The lead nurse team has been involved in discussions with practices about adequately remunerating nurses in their roles, either at initial employment or subsequently when they have completed additional training. The team has found a complete willingness on behalf of employers to receive guidance where pay is concerned, as practices are in as much confusion as nurses about what is appropriate and how best to negotiate.

In early 2016, the lead nurse team was involved in a round table discussion with senior nurses across all sectors in Lambeth. Recruitment and retention were discussed and the attrition rate affecting newly qualified nurses, particularly in relation to affordability of living and working within inner London. The team was made acutely aware of how all sectors of nursing are fighting over the same pool of nurses and how agency nursing rates of pay affect the ability of our acute sector colleagues to retain permanent staff.

Lambeth was fortunate to have recruited a few newly qualified nurses straight into primary care, and they wanted to be given an idea of their starting rates of pay and how this could be expected to increase with career progression. Rather than have individual discussions which are themselves inequitable, it was decided to develop a pay framework to map to the general practice nursing career framework (Table 1) (Marsden et al, 2017). This was fully endorsed by Lambeth CCG and Community Education Providers Network (CEPN) and was launched in June 2017 at the first South East London GPN Conference. It generated a great deal of interest in London and across a variety of primary care settings in England and staff have found it useful not only from the pay perspective but also as a recommended career pathway for practice nursing. The document also included recommended terms and conditions (Table 2).



The lead nurse team are also working to develop the HCAs, providing training at employment and helping them to move on to foundation degrees and nurse training. The team had similar discussions around pay as the HCAs progress on their pathway and decided to produce an HCA pay framework (Table 3) to aid discussions around salary increases. This was published in January 2018, and the lead nurses look forward to receiving feedback from practices locally and further afield.

Conclusion

It is widely known that one-third of practice nurses (approximately 8000) will retire in the next few years and that ‘the capacity of the system to fast track newly qualified nurses into primary care is only growing slowly’ (NHS Workforce Review Team, 2008). Added to this the profession is not providing adequate placements for student nurses to get a taste of primary care, and therefore newly qualified nurses are unlikely to view practice nursing as either a first destination or subsequent career option. General practice needs to compete with all healthcare sectors to maintain our highly skilled primary care nursing workforce and therefore it is essential that we address the variability of pay, terms and conditions at national level, to make general practice an attractive and viable career option.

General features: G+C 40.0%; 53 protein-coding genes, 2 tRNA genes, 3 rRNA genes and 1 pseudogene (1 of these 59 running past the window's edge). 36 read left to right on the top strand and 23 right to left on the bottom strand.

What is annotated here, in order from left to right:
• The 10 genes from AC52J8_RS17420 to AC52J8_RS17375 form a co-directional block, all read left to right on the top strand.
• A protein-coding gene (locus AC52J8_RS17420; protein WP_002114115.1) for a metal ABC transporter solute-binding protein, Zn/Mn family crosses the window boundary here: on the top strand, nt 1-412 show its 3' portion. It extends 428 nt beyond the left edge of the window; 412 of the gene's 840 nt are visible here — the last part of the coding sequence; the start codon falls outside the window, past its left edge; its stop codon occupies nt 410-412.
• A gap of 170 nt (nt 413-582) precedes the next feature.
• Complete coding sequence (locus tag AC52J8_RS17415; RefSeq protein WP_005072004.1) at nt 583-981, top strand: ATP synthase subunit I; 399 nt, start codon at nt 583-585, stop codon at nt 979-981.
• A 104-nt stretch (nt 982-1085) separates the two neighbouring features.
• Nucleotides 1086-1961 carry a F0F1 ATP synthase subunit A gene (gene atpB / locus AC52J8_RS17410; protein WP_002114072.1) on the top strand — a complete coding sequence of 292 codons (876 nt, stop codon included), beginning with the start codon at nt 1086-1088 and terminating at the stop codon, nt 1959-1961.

Key points

  • For most nurses, the introduction of Agenda for Change (AfC) meant a significant increase in pay, with the potential for annual incremental pay rises and the ability to progress through pay bands with appropriate study and the undertaking of additional responsibilities
  • However, the vast majority of GP employers did not adopt AfC. As a consequence, practice staff now have no nationally recognised payscale and have to negotiate pay, terms and conditions on an individual basis
  • The lead nurse team at Lambeth Clinical Commissioning Group developed a pay framework to map to the general practice nurse career framework

This article was originally published in Practice Nursing

Louise Ashwood, practice nurse, Paxton Green Health Centre, London; joint lead nurse, Lambeth CEPN

Anne Macrae, practice nurse, Herne Hil Group Practice, London; joint lead nurse, Lambeth CEPN

Paula Marsden, nurse practitioner, Binfield Road Surgery, London; joint lead nurse, Lambeth CEPN

Bhardwa S. Shortchanged in primary care. Independent Nurse. 2016. http://www.independentnurse.co.uk/news/shortchange... (accessed 23 January 2018)

Cartwright A, Scott R. The work of a nurse employed in general practice. BMJ. 1961. 1: 807-813 First Practice Management. 2018. www. firstpracticemanagement.co.uk (accessed 23 January 2018)

Health Education England. The General Practice Nursing Workforce Development Plan. 2017. https://www.hee.nhs. uk/sites/default/files/documents/3018%20HEE%20GPN%20 plan%20WEB.pdf (accessed 23 January 2018)

Health Education England. District Nursing and General Practice Nursing Service Education and Career Plan. 2015. https://www.hee.nhs.uk/sites/default/files/documents/ Interactive%20version%20of%20the%20framework_1.pdf (accessed 23 January 2018)

House of Commons Public accounts committee. NHS pay modernisation in England: Agenda for Change. 2009. https://publications.parliament.uk/pa/cm200809/cms... cmpubacc/310/310.pdf (accessed 23 January 2018)

Ipsos Mori Research. The Recruitment, Retention and Return of Nurses to General Practice Nursing in England. 2016. https://www.england.nhs.uk/wp-content/uploads/2017... recruitment-retention-return-of-nurses-to-general-practice.pdf (accessed 23 January 2018)

The Kings Fund. Understanding pressures in General Practice. 2016. https://www.kingsfund.org.uk/publications/pressure... (accessed 23 January 2018)

Kmietowicz Z. A century of general practice. BMJ. 2006;332(7532):39-40. https://doi.org/ 10.1136/ bmj.332.7532.39

Marsden P, Macrae A, Ashwood L. General practice nursing a guide to pay, terms and conditions 2017/18. 2017. http://www.lambethccg.nhs.uk/Practice-Portal/resou... Documents/GPN%20Pay%20and%20Conditions%20 agreed%20final.pdf (accessed 23 January 2018)

NHS England. General Practice Forward View. 2016. https:// www.england.nhs.uk/gp/gpfv/ (accessed 23 January 2018)

NHS England. General Practice – Developing confidence, capability and capacity – A ten point action plan for General Practice Nursing. 2017. https://www.england.nhs.uk/publication/general-practice-developing-confidence-capabilityand-capacity/ (accessed 23 January 2018)

NHS Workforce Review Team. 2008. https://www.bnms.org. uk/press-office-and-news/news/assessment-of-workforcepriorities-summer-2008.html (accessed 23 January 2018)

The Queens Nursing Institute. General Practice Nursing in the 21st Century: A Time of Opportunity. 2015. https://www. qni.org.uk/wp-content/uploads/2016/09/gpn_c21_report.pdf (accessed 23 January 2018)

The Queen’s Nursing Institute. Transition to General Practice Nursing. 2016. https://www.qni.org.uk/nursing-in-thecommunity/tra... (accessed 23 January 2018)